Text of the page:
The 911 Dispatcher Stress Experts

Common Stressors For Dispatchers 

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All Dispatchers share common stressors such as rotating shifts, long hours, overtime, car chases, suicide calls, and domestic calls.  The types of calls and the amount of them happen to a greater or lesser extent depending on the size of the organization. Yet whether an organization is large or small ALL dispatchers need to recognize and cope with stress.

The telecommunications environment is unique because very few other jobs require such an attention to detail and accuracy performed in an expedited manner. Calls for Police, Fire or EMS response require precision and care. A wrong address, a missed word from the complainant as well as the failure to get pertinent information can spell disaster, not only for the success of the call, but may also pose a threat of potential liability for the department.

Because the typical telecommunications center is a fast paced environment there isn't always time to sit and plan an action.  As a Emergency Dispatcher you must be ready to act fast, and decisively.   Subsequently, there is very little down time available to where you can rest and re-group after each task.  Emergency calls sometimes come in rapid succession, and even when there is a little downtime you are still in a Ready Alert Status never really knowing what the next call will bring.

This ready alert status is similar to what soldiers experience while in combat.  That means that even when there is no actual threat, and there is no bullets flying around, the soldiers are still in a alert status ready to fight when needed.  This is very much true for dispatchers.  This is true even when the communications center is quiet and there are no calls or other activity going on. You might have a magazine out, or a newspaper doing the crosswords, and you think you feel relaxed. Yet your body is still in a readiness status. It is still in a heighten arousal state ready to react to the next event. This is native to the dispatch environment. Therefore unless you learn to adapt, cope and adjust to this work environment, over time, the sustained stress can burn you out.

Currently according to some estimates the turnover rate for dispatchers is just about 2-3 years.  While this turnover may be due to other reasons like attrition, or termination or even retirement, by and large the inability to cope with the sustained daily stress of the job plays the greatest role.  Compound this with other factors native to the position such as lack of appropriate sleep (due to rotating shifts), improper diet, family problems caused by working odd hours, etc., and you have a very stressful atmosphere in which to work. While the communications environment usually perks like a well-oiled machine, the human body is not a machine, and it can wear down and most people do after a while.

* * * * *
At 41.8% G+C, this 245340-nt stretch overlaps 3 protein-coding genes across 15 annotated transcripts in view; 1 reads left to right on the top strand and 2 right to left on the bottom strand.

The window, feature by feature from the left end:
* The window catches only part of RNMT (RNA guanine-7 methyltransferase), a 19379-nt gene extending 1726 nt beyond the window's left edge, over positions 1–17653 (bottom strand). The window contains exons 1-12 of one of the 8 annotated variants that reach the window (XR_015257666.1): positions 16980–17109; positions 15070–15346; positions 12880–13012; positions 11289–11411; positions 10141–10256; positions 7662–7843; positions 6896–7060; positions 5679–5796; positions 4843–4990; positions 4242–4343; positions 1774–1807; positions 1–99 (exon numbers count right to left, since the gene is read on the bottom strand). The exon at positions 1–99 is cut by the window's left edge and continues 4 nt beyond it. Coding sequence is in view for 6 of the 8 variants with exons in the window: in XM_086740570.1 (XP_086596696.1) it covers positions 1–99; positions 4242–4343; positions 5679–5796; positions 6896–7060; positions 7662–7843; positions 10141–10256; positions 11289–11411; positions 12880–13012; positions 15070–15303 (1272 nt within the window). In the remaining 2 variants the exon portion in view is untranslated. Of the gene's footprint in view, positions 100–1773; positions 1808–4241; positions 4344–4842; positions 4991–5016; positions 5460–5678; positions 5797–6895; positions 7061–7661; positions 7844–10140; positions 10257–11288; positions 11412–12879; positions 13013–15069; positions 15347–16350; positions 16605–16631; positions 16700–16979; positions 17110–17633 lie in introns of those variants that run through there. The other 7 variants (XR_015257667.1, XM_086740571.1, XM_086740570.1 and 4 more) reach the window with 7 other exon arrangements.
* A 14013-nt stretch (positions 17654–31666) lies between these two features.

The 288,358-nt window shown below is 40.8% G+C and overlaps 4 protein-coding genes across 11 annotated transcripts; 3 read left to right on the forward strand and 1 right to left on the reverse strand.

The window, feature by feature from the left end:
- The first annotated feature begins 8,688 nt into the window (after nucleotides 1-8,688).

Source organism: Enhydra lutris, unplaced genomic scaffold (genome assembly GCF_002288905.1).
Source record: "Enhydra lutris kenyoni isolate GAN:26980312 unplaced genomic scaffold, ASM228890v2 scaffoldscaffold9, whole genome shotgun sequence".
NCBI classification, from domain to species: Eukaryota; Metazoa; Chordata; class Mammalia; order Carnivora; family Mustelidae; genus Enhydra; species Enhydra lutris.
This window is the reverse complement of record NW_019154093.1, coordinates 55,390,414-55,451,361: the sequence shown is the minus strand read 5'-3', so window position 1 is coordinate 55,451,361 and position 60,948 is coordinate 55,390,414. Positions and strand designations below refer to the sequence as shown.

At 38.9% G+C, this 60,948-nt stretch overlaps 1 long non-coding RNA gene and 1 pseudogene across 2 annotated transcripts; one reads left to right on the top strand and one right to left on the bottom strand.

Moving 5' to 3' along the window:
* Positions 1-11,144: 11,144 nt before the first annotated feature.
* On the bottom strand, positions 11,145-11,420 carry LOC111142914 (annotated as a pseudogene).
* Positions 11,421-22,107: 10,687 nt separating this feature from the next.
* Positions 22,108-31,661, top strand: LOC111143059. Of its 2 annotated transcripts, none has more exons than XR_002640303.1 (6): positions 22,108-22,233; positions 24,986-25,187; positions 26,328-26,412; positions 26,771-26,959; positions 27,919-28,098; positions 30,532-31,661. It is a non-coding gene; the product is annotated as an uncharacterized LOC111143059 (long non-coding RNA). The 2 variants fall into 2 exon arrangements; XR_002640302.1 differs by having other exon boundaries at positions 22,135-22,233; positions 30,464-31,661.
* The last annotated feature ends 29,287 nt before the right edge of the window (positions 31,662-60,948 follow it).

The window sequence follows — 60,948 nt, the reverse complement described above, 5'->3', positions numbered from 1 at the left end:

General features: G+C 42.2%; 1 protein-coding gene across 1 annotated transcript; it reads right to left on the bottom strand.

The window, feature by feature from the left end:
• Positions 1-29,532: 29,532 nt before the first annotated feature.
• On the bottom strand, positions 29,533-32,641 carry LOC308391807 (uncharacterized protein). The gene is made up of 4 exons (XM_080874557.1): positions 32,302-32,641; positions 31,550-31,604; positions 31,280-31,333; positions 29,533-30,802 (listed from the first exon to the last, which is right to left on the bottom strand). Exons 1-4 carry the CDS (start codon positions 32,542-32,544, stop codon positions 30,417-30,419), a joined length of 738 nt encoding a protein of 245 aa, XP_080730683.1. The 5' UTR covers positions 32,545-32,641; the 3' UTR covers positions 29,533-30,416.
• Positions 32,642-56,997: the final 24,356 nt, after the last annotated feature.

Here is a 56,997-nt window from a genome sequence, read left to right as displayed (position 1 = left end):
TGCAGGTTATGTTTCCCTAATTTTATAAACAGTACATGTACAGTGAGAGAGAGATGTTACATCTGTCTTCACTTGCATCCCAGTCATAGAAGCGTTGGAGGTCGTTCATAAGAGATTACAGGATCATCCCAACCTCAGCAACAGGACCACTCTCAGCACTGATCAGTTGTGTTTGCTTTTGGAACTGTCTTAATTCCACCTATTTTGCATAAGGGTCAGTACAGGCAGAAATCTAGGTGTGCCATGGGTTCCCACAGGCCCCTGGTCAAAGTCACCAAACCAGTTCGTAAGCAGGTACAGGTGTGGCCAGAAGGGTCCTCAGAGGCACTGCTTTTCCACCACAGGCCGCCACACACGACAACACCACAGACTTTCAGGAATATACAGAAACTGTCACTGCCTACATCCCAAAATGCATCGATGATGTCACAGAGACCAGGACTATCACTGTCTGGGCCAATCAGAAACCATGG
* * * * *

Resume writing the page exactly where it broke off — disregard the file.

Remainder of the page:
While all dispatchers share a common thread of experience in regard to common stressors, no two dispatchers will react in the same way to a given situation.  Although we might fault a coworker for reacting a certain way to a crisis situation because they didn't hold up like we did, the truth of the matter is that there is many reasons why they acted differently.  How a person reacts will have a lot to do with how mature they are and how experienced they are in the position.

Experience - Experience is more than just how long we have been at the job. It is the sum total of all our life experience up to the present. The importance of experience is that when it is combined with the experience of others it becomes a potent weapons against failure within the unit.

Maturity - More than just physical age, maturity in relation to stress is the emotional age of the person.  For instance, a person can be in their forties and still have the emotional maturity of a twelve-year old.  The difference between adult and adolescent maturity is a matter of keeping intellect (factual thinking) predominant over emotional thinking (subjective thinking).

Knowledge of the Job - This is pretty simple; if you know your job you are more confident, so you are less likely to lose control in a crisis situation.  If you have done it before, you can do it again.  Yet those with less knowledge of the job may react differently especially if they have never handled a certain type of call or situation before.  This is why training PLUS experience is so important.  Knowledge erases fear, and it is fear that precedes the anger that contributes to losing control of the situation.

Nobody, regardless how long they have been on the job knows everything there is to know about all its aspects. There are no "Master Dispatchers". Yet where one person lacks knowledge and experience, there is usually someone else on the same shift that does know and have what the other lacks.  This is the strength of being part of a team.

The lack of experience and/or knowledge about what to do is one of the reasons for failure within the team.  Lack of knowledge and experience  in the job creates a realm of unknowing which leads to fear.  Fear of failure freezes initiative and subsequently someone doesn't do what they should have done. 

Helping Dispatchers Cope with Stress